Climate indicators continue to show a shift towards El Niño, in line with most model predictions, according to the Bureau of Meteorology’s latest ENSO wrap released this morning.
The bureau says eastern and central tropical Pacific Ocean temperatures have continued to warm over the past fortnight, while trade winds have remained weaker than normal.
Likewise, the Southern Oscillation Index (SOI) has become more strongly negative over the past month.
“Tropical Pacific Ocean observations are consistent with previous and current climate model forecasts, which have indicated that the tropical Pacific may approach or exceed El Niño thresholds sometime between mid-winter and spring 2012,” the latest report states.
During El Niño events, large parts of eastern Australia are typically drier than normal during winter and spring, while southern Australian daytime temperatures tend to be warmer.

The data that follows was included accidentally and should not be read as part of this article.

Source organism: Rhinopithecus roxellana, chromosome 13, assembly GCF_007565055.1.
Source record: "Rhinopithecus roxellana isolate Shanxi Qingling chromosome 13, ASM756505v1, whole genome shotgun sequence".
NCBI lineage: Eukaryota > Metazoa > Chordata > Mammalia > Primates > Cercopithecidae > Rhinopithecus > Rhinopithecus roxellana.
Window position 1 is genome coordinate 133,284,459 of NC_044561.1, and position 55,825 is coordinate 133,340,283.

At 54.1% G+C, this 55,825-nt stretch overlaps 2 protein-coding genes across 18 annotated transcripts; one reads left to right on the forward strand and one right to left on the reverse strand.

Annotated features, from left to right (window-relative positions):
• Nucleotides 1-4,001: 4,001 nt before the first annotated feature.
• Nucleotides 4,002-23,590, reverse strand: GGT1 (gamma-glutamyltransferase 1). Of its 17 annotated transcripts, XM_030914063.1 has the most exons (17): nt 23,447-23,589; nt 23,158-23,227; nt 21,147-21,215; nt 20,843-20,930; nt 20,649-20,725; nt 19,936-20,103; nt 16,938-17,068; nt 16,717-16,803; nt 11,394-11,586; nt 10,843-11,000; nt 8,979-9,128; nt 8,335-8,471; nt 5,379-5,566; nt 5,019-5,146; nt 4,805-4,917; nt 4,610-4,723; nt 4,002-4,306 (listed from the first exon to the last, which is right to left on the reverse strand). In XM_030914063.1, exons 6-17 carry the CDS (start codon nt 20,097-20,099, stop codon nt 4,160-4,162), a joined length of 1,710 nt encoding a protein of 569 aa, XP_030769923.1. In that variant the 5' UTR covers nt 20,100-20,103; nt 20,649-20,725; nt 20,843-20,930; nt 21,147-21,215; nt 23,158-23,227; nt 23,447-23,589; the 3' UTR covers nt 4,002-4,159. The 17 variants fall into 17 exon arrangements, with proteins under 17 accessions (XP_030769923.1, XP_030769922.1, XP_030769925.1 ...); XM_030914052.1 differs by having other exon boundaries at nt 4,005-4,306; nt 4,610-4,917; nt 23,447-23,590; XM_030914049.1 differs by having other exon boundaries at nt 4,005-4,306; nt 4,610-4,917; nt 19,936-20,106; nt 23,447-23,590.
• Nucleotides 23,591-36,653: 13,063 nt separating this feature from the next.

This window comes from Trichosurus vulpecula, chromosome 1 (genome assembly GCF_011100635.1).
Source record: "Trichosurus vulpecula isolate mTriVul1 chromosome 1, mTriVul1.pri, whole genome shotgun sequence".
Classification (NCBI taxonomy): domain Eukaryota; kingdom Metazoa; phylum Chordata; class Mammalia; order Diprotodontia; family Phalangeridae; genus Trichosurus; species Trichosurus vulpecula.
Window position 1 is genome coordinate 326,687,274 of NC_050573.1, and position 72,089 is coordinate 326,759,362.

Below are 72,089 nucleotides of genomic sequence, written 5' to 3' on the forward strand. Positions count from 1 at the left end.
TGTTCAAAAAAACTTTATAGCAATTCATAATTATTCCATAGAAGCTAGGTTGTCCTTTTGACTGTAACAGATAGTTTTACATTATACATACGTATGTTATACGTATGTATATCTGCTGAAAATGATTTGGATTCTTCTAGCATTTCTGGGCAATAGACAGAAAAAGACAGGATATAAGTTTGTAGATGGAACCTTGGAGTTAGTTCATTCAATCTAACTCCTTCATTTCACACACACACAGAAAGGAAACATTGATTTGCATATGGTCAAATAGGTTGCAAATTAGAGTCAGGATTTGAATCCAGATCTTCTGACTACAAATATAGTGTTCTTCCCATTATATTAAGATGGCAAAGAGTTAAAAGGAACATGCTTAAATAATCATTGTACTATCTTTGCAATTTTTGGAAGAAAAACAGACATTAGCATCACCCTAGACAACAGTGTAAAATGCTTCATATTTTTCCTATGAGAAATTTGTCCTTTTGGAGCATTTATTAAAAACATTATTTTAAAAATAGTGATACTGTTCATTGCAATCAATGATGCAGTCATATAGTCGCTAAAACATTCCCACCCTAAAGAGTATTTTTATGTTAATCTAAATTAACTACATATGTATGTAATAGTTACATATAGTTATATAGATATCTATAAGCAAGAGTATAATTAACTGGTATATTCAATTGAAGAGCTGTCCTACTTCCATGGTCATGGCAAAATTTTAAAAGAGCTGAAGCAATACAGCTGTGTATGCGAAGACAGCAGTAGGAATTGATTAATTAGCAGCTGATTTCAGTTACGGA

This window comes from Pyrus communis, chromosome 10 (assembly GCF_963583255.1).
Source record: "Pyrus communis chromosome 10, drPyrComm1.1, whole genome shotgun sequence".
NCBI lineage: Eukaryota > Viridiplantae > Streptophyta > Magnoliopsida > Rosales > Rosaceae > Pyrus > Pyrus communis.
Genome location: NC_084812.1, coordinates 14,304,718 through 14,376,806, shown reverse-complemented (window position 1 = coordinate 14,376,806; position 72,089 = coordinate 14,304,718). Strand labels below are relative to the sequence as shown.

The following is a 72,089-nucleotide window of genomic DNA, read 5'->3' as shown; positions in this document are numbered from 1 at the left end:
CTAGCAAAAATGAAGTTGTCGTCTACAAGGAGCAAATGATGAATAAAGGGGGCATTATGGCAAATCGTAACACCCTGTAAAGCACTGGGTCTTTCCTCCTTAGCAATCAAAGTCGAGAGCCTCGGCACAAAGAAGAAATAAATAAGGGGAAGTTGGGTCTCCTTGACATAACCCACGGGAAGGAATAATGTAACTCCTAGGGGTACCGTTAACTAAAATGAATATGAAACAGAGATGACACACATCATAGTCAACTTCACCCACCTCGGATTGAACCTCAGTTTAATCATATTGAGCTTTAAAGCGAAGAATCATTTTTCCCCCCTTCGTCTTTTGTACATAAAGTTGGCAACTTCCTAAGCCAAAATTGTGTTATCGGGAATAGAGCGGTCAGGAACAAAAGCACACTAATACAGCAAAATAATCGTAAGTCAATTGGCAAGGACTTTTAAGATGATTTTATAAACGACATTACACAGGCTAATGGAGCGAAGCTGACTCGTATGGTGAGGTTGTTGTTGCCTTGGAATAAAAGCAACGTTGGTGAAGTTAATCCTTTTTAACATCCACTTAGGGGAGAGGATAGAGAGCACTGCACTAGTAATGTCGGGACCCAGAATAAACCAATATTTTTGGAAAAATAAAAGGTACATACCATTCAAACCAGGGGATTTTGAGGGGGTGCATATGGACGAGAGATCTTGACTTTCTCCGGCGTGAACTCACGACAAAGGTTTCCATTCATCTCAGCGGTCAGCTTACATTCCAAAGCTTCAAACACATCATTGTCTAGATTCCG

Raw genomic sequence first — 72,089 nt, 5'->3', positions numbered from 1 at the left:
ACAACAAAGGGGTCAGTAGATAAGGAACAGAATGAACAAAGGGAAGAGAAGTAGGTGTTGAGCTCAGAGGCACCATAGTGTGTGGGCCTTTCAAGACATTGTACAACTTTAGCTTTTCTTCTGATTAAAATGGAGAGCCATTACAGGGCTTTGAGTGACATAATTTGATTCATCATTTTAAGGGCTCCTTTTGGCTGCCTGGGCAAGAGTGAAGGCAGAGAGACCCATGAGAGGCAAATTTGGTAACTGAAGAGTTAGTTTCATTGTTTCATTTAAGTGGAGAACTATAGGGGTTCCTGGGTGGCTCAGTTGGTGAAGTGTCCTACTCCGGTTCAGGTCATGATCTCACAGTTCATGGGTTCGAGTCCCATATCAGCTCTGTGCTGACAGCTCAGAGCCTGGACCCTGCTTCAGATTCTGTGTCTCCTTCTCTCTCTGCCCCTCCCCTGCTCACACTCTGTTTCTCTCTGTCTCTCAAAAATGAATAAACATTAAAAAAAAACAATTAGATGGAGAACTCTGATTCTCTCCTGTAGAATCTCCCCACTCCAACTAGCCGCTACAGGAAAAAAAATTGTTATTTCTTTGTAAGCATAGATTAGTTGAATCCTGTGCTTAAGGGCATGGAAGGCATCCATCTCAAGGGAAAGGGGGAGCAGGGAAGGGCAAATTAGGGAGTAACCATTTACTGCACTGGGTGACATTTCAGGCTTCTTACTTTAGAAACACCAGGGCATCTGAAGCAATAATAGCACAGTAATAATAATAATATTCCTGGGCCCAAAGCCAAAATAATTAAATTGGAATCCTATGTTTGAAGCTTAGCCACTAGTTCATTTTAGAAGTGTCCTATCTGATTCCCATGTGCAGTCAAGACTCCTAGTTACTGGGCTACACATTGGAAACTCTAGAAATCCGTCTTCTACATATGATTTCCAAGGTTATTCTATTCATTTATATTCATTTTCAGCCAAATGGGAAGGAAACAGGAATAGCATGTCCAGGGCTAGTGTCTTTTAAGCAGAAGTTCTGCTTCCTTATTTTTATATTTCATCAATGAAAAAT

However, El Niño does not guarantee widespread dry conditions.
The Indian Ocean Dipole (IOD) is currently neutral.
The Bureau points out that about half of the outlooks from POAMA, the Bureau’s climate model, indicate the possibility of a weak positive IOD event developing during winter or spring.
Should a positive IOD event eventuate with an El Niño event, this increases the likelihood of dry conditions over southern Australia.